Lawmakers and police say the pandemic is producing a crime wave nationwide. Officials with the Centers for Disease Control and Prevention say the murder rate is the highest we’ve seen in some parts of the country in 100 years. A special law enforcement team goes after the most dangerous criminals. They invited only Boston 25 News Washington reporter Blair Miller to ride along with them to see the dangers they face and the impact they’re having.
The mission usually begins as the sun comes up when the wanted criminals are least expecting law enforcement. The U.S. Marshals Fugitive Task goes after criminals considered the worst of the worst. Commander Brian Alfano helps lead the team in North Carolina. “We’re looking for people who don’t want to be found,” he said.
The suspects are usually wanted from crimes like murder, kidnapping, robbery, assault, and more. Across the country, there are eight regional specialized units. In 2020, they arrested more than 77 thousand people nationwide. We rode with Commander Alfano and his team as they were looking for a fugitive wanted for robbery with a dangerous weapon. Police believe she’s been on the run since September. They waited outside an apartment in Charlotte for hours as they worked with other law enforcement officers to confirm that she was there. They finally moved in and were able to arrest her with no problems.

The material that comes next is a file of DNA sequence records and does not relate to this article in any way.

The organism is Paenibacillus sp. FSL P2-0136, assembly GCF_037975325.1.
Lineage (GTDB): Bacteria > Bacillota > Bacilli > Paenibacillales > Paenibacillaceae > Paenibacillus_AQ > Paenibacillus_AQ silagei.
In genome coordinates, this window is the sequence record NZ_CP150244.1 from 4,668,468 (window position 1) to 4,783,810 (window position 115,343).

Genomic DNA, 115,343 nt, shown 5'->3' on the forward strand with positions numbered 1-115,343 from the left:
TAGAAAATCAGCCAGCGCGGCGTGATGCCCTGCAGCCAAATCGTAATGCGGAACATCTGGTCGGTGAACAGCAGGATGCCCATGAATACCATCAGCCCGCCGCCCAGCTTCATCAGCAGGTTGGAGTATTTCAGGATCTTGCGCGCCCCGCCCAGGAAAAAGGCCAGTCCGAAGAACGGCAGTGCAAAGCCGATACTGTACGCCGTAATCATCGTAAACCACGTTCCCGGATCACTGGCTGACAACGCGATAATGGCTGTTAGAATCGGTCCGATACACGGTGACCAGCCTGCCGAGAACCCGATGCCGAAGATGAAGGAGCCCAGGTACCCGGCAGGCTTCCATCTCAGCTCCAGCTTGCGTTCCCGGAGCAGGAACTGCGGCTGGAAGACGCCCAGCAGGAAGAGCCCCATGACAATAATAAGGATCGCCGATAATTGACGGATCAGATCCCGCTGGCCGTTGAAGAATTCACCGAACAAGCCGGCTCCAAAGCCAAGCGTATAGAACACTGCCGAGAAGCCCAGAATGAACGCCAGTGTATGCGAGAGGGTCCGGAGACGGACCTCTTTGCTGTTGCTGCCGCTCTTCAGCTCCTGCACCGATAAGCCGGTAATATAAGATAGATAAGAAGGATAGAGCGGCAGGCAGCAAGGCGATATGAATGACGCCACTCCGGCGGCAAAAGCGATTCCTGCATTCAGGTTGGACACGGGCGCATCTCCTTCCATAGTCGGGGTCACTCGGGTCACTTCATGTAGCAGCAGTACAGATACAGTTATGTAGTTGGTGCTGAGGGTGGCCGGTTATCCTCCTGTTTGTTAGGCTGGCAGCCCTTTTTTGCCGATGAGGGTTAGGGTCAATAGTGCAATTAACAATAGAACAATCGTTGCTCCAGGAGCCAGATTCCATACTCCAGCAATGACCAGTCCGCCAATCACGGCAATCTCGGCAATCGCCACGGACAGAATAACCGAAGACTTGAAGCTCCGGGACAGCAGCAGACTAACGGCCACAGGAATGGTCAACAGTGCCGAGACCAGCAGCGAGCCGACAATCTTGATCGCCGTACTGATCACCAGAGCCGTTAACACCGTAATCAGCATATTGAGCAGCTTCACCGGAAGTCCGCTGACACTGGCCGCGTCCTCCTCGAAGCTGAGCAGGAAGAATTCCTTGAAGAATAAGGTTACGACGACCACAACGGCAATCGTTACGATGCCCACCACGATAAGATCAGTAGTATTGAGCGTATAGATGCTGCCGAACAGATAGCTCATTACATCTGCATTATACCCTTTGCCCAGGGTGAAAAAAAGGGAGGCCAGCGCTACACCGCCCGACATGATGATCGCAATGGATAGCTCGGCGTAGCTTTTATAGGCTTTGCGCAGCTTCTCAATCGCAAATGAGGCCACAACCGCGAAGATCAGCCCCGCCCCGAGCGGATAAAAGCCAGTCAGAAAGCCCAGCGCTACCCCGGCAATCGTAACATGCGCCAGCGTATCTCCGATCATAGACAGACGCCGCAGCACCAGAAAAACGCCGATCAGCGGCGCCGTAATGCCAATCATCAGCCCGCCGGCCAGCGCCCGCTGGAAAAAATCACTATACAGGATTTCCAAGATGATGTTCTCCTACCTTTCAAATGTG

We were also there as U.S. Marshals went looking for a man wanted for assault with a deadly weapon. Investigators say he also made threats to law enforcement, saying he would kill the next cop that came into contact with him. Police moved in and arrested him.
The workload for these task forces matches what the statistics show. According to the U.S. Centers for Disease Control and Prevention, 2020 recorded the largest single-year increase in murders in a century. The rates of deadly crimes have also continued to rise. It’s something these U.S. Marshals know all too well, right now, averaging 300 arrests nationwide each day. “Crime is on the rise. It doesn’t mean that we can let up, it means we have to work harder,” said Commander Alfano. “These are our communities, as well. We live here so we take it personal if somebody is out there wreaking havoc and committing crimes, we want them off the streets because we’re raising our families here as well,” he said.
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